Brooke: “I’d wanted to make a nice beanbag for years, and so had Scott. It’s funny how we both get into things at the same time without even talking about it. But I love the idea of these everyday objects that might be even kind of tacky, that you then reinvent with materials and details that make it a luxury object.” Of the display tables, Scott says: “You see this Carrara marble everywhere now, which I love, but who can afford it. For last year’s Made in LA exhibit at the Hammer, this artist we work with Fiona Connor had completely re-fabricated their stairway on the other side of the lobby using marble laminate because she couldn’t afford the real thing. So we borrowed a couple of sheets.”
“The large Peter Shire is also an archive piece, from 1998. His studio is right down the street, and we’ve known him from the community for a couple of years. He’s kind of the ambassador of Echo Park so we approached him about the idea for the shop, and then we asked if we dig through his studio. We wanted to find something of his that was unrecognizable, but we dug around for an entire day and found nothing that you couldn’t identify as his. He’s such a particular man; everything is so Peter Shire.”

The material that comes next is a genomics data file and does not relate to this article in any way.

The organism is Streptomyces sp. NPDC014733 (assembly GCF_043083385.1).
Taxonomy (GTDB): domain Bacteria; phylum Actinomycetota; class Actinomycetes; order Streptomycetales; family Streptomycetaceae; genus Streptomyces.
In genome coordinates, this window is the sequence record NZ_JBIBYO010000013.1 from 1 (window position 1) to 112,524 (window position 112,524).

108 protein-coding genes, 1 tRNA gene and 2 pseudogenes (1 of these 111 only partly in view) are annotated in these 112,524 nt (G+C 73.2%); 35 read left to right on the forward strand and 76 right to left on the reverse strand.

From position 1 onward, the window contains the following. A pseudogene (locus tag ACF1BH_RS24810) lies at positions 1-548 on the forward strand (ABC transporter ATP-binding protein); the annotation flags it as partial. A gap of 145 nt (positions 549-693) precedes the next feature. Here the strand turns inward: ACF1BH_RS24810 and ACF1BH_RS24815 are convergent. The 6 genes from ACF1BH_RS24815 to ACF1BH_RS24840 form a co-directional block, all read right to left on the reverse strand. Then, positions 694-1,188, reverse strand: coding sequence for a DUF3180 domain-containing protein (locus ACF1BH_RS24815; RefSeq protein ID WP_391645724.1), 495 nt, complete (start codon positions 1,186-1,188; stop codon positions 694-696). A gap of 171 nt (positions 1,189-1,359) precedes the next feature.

A Zolo lamp by Brendan Timmins, and a Split Geode by Melodie Mousset.
Flowers in the shop were used almost as pieces of sculpture; the store also sold jewelry and perfumes.
Scott: “The vase is by a ceramicist by Peter Sheldon; these were salt-fired in Utah in a wood kiln. The miniatures are by Aubrey Horner, an ornithologist who lives up in Portland. This was her first run of ceramics; they’re all miniatures. She emailed us out of the blue. I thought they were full scale, and I was like holy shit.” Brooke: “But they’re kind of magical because they’re so tiny.”